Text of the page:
Harrisson’s excellent article on the sub 3 hour marathon target, brings us to the very clear point that something has to change when there is no progress.
However, it needs to be asked, how many times should you hit your head against the wall? Or to put it another way, what is the difference between a training routine described as “dedication”, versus one which is just “stubbornness”? Are you persevering and being dedicated in your training or have your workouts just become a habit and too stuck in your ways to change?Most people who are in the “non-improvement” cycle don’t realise it and what it is doing to themselves. Thankfully, for running, swimming and cycling, it can be measured easily – timed by the clock.
Any level of runner who has graduated from the phase of “just wanting to finish the race”, will have their sights set on a targeted goal time.
The issue arises when you are consistently struggling to surpass the set goal time. Not being able to achieve your goal can truly be heart breaking and not to mention psychologically very damaging if repeated too many times.
The inability to obtain your goals can make you give up in the sport. Or for some, they just get stuck in the endless cycle of keeping running the same goal times.
You are not in school any more
It may sound obvious but no one will tell you what to do. Unless you are fortunate to have a dedicated coach, you must self assess. When you are progressing, you should continue on. Then one day it may stop it’s effectiveness. It is at this moment where we must think of your goals. Is continuing the training going to improve you and edge you closer to your goal?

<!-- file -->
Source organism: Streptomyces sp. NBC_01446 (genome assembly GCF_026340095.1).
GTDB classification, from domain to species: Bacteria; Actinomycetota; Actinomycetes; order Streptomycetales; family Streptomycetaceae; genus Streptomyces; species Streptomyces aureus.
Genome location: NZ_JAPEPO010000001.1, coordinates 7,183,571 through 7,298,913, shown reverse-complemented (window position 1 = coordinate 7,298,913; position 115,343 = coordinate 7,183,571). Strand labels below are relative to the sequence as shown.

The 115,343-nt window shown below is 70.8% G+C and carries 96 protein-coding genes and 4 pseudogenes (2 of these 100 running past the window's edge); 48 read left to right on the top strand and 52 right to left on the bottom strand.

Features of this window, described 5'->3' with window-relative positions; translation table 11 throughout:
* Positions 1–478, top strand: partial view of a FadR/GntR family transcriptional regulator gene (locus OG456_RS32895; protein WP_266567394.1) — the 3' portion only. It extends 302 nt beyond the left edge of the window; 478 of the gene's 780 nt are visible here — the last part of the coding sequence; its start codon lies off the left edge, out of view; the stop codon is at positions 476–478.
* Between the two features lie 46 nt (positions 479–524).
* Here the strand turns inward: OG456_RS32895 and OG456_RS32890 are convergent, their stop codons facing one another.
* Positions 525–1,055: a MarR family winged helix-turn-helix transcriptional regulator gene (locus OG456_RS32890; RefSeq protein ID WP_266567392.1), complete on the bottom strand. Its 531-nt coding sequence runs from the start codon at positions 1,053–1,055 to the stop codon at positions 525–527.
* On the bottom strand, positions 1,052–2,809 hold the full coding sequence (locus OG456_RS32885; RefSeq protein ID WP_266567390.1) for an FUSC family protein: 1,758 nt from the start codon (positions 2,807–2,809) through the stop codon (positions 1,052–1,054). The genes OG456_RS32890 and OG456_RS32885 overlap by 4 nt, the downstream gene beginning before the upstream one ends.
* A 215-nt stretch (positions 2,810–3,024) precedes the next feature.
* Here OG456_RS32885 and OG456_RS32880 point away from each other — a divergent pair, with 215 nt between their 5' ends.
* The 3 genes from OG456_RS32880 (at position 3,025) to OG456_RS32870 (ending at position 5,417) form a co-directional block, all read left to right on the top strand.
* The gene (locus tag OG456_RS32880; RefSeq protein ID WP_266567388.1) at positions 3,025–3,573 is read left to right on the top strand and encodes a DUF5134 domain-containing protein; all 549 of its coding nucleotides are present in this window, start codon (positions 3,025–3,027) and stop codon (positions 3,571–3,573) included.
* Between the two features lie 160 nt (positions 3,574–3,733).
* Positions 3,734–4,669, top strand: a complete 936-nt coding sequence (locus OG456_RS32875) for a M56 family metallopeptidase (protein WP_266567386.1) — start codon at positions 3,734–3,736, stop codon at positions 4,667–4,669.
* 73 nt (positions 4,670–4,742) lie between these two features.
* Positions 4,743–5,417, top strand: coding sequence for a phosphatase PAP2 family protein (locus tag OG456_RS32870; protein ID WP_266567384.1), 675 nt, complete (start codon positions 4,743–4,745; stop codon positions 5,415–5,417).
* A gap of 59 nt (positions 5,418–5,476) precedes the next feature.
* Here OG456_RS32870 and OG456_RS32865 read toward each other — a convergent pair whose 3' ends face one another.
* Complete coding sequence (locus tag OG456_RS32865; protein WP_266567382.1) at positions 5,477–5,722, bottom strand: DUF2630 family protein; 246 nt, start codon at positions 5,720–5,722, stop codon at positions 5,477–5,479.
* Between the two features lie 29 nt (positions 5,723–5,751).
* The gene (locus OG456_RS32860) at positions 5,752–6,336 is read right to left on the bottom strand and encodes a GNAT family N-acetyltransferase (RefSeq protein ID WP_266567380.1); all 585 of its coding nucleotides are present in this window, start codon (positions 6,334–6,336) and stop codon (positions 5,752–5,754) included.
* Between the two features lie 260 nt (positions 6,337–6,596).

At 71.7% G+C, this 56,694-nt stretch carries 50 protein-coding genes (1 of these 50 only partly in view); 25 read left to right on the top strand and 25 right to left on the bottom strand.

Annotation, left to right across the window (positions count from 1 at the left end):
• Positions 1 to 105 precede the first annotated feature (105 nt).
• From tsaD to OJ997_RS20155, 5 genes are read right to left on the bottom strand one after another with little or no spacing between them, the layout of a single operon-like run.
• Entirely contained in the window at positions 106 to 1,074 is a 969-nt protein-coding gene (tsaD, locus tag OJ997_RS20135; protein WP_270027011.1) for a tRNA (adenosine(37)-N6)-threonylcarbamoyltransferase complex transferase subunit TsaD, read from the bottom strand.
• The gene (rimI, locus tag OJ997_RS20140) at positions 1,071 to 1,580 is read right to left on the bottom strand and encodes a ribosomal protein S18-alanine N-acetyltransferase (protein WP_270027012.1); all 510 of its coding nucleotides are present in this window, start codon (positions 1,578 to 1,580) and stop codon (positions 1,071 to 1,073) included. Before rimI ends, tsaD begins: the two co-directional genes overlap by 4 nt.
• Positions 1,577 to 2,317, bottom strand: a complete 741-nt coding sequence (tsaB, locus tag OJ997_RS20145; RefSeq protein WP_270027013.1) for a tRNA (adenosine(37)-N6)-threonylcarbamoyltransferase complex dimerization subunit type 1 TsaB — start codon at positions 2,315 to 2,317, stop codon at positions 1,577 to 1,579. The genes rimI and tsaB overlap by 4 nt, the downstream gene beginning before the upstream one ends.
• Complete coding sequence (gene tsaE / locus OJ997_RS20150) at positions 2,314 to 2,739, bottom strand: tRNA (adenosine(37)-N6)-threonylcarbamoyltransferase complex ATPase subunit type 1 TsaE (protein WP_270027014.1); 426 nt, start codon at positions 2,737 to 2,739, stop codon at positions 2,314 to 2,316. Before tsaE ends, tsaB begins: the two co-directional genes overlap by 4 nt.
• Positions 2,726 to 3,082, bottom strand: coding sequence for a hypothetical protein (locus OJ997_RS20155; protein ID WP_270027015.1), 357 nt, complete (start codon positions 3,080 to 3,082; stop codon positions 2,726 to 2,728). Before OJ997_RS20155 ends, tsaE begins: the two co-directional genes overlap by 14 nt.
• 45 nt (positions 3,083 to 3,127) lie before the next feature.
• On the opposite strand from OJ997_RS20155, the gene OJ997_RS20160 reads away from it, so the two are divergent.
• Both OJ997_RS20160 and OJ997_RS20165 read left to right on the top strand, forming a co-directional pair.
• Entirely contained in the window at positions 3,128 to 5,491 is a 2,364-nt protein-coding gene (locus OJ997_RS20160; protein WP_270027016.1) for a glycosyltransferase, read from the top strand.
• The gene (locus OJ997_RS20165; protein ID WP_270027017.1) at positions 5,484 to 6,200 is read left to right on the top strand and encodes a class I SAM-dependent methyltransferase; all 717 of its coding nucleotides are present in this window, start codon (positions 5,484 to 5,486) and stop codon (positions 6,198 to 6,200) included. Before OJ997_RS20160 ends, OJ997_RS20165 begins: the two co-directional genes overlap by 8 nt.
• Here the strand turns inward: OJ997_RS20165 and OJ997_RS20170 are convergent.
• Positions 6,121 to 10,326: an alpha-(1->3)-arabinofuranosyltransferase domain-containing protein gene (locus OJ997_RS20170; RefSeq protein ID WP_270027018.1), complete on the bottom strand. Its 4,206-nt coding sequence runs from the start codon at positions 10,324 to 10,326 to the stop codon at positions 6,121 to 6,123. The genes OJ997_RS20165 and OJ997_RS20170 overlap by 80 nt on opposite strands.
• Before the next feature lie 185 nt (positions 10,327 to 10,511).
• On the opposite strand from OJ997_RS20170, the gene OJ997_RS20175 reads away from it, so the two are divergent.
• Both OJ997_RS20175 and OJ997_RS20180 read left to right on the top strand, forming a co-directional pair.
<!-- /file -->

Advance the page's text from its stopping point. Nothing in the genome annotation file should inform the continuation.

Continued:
People may be reluctant to change, but how is a person’s dedication differentiated from just being stubborn?
Improvement = perseverance
No improvement = stubbornness
When you hit the no improvement “wall”, you’ve got nothing to lose but to try different training methods, nutrition, listen to others. Play around with new techniques, and make it fun in the process. Actually, it is one of the great positions to be in, enlist the help of other runners if you can and learn from them to see what works. Break through the non-improvement spiral.
Are you running and participating in races too much, or too little? This could also be a determining factor. Change the workload of training/races.
For myself, I can say that a change from running to incorporate other activities like cycling and swimming helped improve my times, as did short distance speed work and a change in nutrition balance. Quality sleep was another big factor.
Others have recommended trail running, stamina building long distance running, weight training, yoga… and the list goes on.
Conversely, self assessment is also vitally important for the times you have improved. What did you do this time which was different to the last time and why? Can it be repeated? Write it down for next time, keeping a log of races is a good way to track.
As you can tell, there is no single prognosis, as it is rather specific to the individual, but if you have a goal, then believe in it and make it happen! Be flexible with your training, and keep improving.